Review: The Last Face

The Last Face
3 10

PLOT: Two doctors (Charlize Theron & Javier Bardem) working for an international aid organization in Africa, fall in love against the backdrop of war in Liberia, Sierra Leone, and South Sudan.

REVIEW: There was a time when Sean Penn’s THE LAST FACE was showing up on critics’ lists of the most anticipated films in production, and prior to its 2016 Cannes debut, many thought it was a surefire Oscar contender. All that talk ended following its disastrous Cannes press screening, and the noxious buzz doomed this to a small-scale VOD release, despite star Charlize Theron being at the height of her stardom.

There’s something perverse in how THE LAST FACE is being timed to hit VOD (and a handful of theaters) the same day her ATOMIC BLONDE comes out. Hopefully, for her sake, this one will slip right under the radar, as it’s one of the most narcissistic, wrong-headed star vehicles ever made. Next to this, the similarly themed Angelina Jolie-starrer, BEYOND BORDERS, seems like a masterpiece.

To be fair, neither Theron nor Bardem should take as much ownership as director Sean Penn. He has a mixed record as a helmer, but INTO THE WILD was a masterpiece, so one can see what enticed them. Having a good humanitarian record, one would think Penn would have made something worth watching, but right from the start, which has text that compares the civil war in Sierra Leone to the love between a man and a woman, one can see that THE LAST FACE is gonna be a doozy.

What’s stunningly wrong-headed is how, being a movie that takes place in conflict zones in Africa, all the leads are westerners. The violence of the war zones the two characters find themselves in is practically incidental to the plot, as the torrid romance between the two is what this is really about. As aid doctors, Bardem and Theron are impossibly glamourous, with her dressed in what could be called “humanitarian chic” and perfect make-up, while his hair is always perfect and his designer stubble impeccable. One also can’t help but notice the moody Bardem, with his bicep baring t-shirts, seems to have his look patterned on Penn himself, and one wonders how Penn ever managed to fight the urge to cast himself opposite his former girlfriend, Theron.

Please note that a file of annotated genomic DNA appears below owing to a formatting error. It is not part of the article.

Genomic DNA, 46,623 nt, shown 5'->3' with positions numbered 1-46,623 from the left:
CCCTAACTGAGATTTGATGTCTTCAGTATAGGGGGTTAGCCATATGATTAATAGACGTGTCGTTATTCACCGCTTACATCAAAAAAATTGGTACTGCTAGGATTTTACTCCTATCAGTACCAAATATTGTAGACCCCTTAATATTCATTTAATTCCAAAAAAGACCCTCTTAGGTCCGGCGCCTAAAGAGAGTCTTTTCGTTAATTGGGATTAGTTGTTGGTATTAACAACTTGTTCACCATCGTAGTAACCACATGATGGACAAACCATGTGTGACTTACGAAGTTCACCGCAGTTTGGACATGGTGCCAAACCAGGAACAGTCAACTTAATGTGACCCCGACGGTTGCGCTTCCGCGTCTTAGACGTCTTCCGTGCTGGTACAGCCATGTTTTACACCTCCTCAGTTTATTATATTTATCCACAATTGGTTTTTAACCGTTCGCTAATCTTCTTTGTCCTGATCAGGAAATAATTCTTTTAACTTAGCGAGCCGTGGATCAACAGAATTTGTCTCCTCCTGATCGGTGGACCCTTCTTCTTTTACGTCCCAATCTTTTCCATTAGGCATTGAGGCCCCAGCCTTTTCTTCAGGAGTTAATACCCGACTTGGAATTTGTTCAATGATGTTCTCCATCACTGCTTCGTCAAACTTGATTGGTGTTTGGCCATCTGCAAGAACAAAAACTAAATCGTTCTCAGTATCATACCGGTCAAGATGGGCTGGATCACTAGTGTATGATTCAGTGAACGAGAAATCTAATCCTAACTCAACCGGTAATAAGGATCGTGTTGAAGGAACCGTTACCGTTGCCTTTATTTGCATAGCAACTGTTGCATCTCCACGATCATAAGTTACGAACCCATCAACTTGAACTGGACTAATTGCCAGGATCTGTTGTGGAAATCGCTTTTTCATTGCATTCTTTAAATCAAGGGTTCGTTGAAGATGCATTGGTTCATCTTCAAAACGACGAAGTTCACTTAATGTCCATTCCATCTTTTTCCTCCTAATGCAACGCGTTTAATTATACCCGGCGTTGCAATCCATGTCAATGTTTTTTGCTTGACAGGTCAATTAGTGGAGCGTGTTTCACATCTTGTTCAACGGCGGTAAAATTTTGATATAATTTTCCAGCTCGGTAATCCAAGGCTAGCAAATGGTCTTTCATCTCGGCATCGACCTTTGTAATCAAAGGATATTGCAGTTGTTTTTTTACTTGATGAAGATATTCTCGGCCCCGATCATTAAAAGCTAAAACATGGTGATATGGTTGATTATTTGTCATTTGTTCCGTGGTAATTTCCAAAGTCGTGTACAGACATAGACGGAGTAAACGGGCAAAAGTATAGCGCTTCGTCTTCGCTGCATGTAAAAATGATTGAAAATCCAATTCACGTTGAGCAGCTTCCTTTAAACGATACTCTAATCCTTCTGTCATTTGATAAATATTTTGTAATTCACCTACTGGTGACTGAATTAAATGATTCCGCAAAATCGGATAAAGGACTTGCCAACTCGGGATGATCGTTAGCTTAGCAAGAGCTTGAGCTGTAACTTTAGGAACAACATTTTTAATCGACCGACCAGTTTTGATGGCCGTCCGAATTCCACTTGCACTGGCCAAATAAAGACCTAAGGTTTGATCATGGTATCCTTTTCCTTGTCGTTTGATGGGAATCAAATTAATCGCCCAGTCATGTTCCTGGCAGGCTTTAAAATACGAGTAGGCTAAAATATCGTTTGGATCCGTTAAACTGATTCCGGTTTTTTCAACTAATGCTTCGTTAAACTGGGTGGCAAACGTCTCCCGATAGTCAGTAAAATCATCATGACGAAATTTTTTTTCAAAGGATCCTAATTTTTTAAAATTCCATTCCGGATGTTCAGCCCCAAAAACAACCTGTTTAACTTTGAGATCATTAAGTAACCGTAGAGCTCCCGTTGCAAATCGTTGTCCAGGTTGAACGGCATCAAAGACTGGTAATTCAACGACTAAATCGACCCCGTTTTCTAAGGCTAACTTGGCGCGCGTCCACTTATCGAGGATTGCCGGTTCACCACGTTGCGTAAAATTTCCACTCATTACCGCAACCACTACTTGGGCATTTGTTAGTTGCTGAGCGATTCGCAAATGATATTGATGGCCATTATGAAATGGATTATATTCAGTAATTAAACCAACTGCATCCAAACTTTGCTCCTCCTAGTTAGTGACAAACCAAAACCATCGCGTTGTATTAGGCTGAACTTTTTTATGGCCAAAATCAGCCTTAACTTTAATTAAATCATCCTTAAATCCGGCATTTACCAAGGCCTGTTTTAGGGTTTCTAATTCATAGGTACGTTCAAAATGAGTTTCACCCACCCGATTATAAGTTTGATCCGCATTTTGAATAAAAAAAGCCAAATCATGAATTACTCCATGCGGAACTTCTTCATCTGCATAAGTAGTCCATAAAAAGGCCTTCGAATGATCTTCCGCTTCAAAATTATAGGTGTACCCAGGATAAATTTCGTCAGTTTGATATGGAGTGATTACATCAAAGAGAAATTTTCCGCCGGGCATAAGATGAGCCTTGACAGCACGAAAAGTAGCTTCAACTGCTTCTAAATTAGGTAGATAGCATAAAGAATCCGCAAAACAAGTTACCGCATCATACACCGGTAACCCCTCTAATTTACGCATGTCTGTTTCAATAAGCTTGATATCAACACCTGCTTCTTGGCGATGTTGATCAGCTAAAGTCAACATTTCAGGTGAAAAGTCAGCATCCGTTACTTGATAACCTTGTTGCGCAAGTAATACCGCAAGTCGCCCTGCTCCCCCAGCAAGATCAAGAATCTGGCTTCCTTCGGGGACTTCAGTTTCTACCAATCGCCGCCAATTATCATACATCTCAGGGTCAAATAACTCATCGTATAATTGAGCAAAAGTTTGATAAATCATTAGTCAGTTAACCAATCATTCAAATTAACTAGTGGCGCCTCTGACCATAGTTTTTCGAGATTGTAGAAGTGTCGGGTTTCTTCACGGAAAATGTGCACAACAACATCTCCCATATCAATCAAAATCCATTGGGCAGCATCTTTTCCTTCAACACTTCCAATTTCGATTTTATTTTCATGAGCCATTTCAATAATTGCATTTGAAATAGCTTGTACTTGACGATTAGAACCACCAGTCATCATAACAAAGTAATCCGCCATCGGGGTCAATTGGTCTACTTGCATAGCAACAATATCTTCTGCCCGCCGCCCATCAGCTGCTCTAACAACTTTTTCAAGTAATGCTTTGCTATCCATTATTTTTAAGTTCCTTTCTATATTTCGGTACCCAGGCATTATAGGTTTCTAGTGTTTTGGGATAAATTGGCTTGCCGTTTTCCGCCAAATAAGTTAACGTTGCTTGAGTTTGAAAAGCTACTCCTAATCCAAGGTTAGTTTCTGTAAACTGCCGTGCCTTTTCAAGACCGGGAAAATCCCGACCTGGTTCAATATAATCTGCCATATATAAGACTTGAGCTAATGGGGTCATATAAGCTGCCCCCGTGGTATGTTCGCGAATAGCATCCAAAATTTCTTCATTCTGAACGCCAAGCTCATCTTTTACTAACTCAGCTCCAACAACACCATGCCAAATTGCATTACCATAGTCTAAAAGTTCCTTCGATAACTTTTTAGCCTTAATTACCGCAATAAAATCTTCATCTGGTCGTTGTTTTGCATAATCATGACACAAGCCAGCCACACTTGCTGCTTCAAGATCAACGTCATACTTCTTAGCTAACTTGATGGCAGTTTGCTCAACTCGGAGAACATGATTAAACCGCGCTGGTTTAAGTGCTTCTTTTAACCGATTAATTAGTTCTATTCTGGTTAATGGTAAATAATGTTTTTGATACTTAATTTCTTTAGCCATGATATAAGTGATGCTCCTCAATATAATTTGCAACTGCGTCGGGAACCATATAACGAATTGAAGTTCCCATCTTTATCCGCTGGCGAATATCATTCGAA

Throughout, any black characters remain peripheral until the occasional blast of ultra-violence, tossed-in to endanger our heroes. The other doctors, played by Jean Reno and Jared Harris don’t fare much better, and Adèle Exarchopoulos exists only to provide some romantic peril, when it turns out she’s HIV positive and has also been sleeping with Bardem.

Penn must be a pretty smooth operator to have recruited so many names for his film, which extends to behind the scenes talent as well, with cinematography by Barry Ackroyd and a score by Hans Zimmer. Technically, Penn is solid, as it’s a handsome, well-shot film, but the story is a travesty, and the performances from Bardem and Theron are arguably their worst ever for how self-important they are, particularly Theron, who’s saddled with lots of speeches seemingly directed at the western audience, accusing them of apathy.

A major embarrassment for all involved, THE LAST FACE would likely be a prime Razzie contender were this getting a more high-profile release, and it’s likely in the best interests of the stars to sweep this one under the rug. If you’d like to see a good film about a similar subject, check out BEASTS OF NO NATION. Skip this one entirely – as it’ll do nothing but make you lose massive amounts of respect for all involved.

Source: JoBlo.com



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